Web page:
The Moon and Antares as they will appear on 2 April 2021 around 5am, from southwest England looking south. Credit: Stellarium.

In the morning sky on 2 April, the waning gibbous Moon lies above left of red star Antares in Scorpius. Because this occurs at the start of the month, about 27 days later (i.e. the orbital period of the Moon) the Moon will lie to the upper right of Antares on 29 April. On that date it will lie between Antares and the next brightest star in Scorpius, Graffias or Beta Scorpii.

6, 7 April: Moon, Saturn, Jupiter

The Moon, Saturn and Jupiter as they will appear from southwest England looking towards the southeast at around 6am BST. Credit: Stellarium.
The Moon, Saturn and Jupiter as they will appear from southwest England looking towards the southeast on 7 April 2021 at around 6am BST. Credit: Stellarium.

Spot the waning crescent Moon below Saturn on 6 April, then Jupiter on 7 April in the early morning twilight, 1 hour to 40 mins before sunrise over in the southeast.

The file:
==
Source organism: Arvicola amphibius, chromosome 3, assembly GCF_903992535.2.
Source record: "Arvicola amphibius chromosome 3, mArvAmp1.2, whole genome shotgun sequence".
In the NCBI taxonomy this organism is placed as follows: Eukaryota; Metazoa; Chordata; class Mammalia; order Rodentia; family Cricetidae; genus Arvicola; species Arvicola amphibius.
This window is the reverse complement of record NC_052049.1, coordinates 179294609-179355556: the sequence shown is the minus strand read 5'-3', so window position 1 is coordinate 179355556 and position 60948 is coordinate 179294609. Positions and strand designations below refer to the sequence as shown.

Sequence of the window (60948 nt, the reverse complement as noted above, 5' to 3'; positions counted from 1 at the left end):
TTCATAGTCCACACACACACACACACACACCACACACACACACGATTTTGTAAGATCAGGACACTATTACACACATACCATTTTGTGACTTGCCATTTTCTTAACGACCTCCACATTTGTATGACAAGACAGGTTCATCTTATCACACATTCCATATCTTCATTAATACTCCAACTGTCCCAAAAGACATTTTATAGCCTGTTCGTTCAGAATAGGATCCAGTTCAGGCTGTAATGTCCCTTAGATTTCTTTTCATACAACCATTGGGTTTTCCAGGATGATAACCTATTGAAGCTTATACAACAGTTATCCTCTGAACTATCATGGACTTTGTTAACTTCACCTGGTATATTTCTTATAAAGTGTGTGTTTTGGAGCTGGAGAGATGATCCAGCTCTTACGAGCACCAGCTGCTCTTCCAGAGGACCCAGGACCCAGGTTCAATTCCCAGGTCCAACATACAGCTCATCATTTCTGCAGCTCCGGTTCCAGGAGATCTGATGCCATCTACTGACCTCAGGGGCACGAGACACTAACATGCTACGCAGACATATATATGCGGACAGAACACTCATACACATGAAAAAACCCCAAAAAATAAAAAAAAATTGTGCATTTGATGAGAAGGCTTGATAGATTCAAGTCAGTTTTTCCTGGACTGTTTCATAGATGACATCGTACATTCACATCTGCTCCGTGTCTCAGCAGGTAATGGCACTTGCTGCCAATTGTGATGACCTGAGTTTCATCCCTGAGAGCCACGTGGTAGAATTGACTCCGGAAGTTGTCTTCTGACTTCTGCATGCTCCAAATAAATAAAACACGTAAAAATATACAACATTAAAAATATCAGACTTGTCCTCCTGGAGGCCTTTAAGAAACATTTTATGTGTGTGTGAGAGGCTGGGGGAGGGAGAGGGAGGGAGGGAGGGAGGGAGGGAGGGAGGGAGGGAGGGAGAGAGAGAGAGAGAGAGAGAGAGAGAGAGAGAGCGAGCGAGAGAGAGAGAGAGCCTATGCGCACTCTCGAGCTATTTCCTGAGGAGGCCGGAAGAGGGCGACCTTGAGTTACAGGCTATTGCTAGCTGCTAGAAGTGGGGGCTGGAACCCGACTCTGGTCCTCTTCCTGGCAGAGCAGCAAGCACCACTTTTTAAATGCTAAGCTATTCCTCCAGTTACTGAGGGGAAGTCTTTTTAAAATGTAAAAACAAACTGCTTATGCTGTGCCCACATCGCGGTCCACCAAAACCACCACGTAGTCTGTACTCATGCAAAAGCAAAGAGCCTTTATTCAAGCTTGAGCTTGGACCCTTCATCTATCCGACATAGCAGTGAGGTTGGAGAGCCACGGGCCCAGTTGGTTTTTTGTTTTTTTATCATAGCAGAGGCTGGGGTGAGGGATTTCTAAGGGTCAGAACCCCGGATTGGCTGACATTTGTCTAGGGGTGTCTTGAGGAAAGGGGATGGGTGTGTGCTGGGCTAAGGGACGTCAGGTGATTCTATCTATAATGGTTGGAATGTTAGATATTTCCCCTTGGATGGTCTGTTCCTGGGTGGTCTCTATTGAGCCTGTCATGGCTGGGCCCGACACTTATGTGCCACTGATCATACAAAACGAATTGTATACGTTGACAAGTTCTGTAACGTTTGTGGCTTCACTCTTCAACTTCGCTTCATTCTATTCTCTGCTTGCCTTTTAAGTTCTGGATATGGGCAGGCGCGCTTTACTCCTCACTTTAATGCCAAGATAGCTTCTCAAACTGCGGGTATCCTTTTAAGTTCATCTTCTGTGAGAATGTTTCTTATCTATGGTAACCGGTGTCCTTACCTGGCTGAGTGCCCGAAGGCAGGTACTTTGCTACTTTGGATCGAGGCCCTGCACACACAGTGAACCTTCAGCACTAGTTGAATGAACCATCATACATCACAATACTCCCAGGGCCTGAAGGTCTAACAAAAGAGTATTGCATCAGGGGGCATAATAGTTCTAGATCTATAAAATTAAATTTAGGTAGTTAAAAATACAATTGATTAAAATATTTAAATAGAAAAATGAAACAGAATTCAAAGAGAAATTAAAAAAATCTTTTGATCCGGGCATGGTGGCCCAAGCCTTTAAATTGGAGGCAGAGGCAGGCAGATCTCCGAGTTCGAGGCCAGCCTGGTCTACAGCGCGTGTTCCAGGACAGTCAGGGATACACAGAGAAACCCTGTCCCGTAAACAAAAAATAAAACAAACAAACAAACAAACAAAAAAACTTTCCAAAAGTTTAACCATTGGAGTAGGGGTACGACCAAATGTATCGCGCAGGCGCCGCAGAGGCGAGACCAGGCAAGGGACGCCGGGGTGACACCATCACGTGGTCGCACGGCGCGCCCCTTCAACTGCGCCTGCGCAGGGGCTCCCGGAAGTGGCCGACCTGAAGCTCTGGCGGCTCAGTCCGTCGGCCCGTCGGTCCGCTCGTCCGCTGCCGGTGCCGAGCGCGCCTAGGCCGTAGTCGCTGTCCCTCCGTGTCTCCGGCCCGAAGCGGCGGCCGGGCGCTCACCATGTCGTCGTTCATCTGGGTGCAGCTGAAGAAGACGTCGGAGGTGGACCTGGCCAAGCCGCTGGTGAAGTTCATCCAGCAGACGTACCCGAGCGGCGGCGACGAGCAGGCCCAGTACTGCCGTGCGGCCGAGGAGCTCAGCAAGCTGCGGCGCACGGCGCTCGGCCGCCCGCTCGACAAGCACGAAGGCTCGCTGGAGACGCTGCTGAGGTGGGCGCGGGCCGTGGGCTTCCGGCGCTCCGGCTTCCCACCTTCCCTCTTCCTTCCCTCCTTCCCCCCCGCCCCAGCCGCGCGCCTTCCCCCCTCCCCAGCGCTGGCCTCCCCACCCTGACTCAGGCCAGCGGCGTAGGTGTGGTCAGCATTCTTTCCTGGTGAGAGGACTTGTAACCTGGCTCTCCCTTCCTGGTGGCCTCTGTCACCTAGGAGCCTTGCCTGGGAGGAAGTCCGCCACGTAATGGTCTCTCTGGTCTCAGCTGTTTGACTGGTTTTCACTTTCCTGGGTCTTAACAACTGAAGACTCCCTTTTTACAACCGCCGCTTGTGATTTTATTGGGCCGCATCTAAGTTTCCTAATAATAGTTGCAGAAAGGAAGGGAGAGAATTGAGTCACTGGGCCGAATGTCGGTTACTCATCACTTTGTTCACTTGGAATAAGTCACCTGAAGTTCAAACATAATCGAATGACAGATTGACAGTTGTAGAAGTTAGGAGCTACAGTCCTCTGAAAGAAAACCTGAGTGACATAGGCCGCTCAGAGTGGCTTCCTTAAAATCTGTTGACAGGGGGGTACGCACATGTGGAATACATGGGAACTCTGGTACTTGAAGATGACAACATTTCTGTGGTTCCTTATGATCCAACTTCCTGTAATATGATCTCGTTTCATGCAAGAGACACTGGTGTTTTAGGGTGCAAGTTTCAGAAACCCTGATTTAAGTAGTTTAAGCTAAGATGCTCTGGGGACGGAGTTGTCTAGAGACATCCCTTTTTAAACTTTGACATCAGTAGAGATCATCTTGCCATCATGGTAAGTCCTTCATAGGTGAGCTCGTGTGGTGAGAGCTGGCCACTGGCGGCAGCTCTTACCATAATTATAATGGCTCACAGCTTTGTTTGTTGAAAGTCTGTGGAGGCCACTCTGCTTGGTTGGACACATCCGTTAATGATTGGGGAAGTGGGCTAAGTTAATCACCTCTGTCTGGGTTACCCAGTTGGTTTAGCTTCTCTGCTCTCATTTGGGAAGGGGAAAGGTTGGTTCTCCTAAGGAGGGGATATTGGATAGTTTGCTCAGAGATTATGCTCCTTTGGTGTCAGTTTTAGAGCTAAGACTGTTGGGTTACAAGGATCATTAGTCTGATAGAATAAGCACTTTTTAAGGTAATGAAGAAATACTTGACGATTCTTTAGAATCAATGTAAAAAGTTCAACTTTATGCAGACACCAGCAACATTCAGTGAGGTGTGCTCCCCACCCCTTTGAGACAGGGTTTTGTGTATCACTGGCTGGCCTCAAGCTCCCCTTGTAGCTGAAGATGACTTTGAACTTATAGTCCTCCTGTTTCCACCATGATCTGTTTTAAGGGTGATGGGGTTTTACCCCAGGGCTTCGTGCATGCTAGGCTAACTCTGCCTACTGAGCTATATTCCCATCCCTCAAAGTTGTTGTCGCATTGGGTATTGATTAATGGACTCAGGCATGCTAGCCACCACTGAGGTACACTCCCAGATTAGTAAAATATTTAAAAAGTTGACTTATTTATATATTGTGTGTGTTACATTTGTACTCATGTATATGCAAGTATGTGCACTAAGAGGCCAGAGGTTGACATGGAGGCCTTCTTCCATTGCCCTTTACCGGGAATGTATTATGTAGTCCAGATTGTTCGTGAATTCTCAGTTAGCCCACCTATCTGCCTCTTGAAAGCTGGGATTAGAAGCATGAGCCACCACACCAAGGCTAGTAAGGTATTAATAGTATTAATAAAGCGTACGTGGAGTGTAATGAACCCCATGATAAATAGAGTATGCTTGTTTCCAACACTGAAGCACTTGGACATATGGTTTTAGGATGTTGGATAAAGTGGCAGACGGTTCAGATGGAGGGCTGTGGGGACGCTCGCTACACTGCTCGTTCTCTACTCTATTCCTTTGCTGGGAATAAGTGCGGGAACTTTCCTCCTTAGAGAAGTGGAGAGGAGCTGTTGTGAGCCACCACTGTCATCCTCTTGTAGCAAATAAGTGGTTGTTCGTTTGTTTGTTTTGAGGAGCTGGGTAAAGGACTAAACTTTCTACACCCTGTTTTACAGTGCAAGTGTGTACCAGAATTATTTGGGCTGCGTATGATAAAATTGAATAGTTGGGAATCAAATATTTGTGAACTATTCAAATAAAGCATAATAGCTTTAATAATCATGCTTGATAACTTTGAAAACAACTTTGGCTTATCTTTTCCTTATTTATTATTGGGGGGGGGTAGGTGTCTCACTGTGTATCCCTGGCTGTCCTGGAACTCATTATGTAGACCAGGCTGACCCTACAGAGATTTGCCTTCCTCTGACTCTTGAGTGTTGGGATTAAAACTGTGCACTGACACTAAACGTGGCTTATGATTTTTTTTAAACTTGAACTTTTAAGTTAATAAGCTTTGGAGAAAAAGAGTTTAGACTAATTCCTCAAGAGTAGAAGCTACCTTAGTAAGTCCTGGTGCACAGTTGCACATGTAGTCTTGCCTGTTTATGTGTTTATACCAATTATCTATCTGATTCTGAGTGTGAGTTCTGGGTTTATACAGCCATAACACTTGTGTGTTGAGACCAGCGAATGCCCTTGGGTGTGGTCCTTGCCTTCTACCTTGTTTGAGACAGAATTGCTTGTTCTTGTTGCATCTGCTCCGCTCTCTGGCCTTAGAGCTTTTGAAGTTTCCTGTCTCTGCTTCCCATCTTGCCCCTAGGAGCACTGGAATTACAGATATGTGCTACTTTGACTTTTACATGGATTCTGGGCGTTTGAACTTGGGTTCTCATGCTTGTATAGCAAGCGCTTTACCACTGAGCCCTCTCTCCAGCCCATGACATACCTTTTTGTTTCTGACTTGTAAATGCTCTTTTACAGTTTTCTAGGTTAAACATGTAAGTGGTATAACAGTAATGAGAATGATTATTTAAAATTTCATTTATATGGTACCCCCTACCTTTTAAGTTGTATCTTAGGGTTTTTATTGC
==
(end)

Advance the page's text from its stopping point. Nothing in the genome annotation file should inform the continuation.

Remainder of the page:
22 April: Lyrid Meteor Shower

The Lyrid meteor shower peaks in daylight, so with a Moon present in the sky it is best to view on the evenings of 21 and 22 April.

25 April: Venus and Mercury

From 25 April, Venus and Mercury make an appearance low in the northwest to west-northwest about 40 minutes after sunset. Try to catch both inner planets together in the evening sky.

30 April

In the early hours of 30 April the Moon occults mag 3.2 Theta Ophiuchi. If you enjoy getting up early (or staying out late!) then use binoculars or a small telescope to watch for the disappearance on the bright limb, then a little later on the reappearance on the dark limb.

Don’t be confused with a fainter star appearing first on the dark limb, as this will be a mag. +6 star! For more info, read our guide to occultations.

Other conjunctions in April 2021:

4 April Last Quarter moon lies close to Nunki, Sigma Sagittarii (morning)

13 April Crescent moon lies to left of Uranus (evening twilight)

18 April Moon lies to upper left of Mebsuta, Epsilon Geminorum (evening)

19 April Moon lies to the left of Pollux and close to Kappa Geminorum (evening)

20 April First Quarter moon lies in Cancer above Beehive cluster (evening)

22 April Moon lies to right of Sickle asterism and Regulus (evening)

25 April Moon lies to right of Porrima in Virgo (morning) / Moon lies above Spica (evening)

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Paul Money is BBC Sky at Night Magazine’s Reviews Editor and author of the annual Nightscenes guide on what to see in the night sky each month.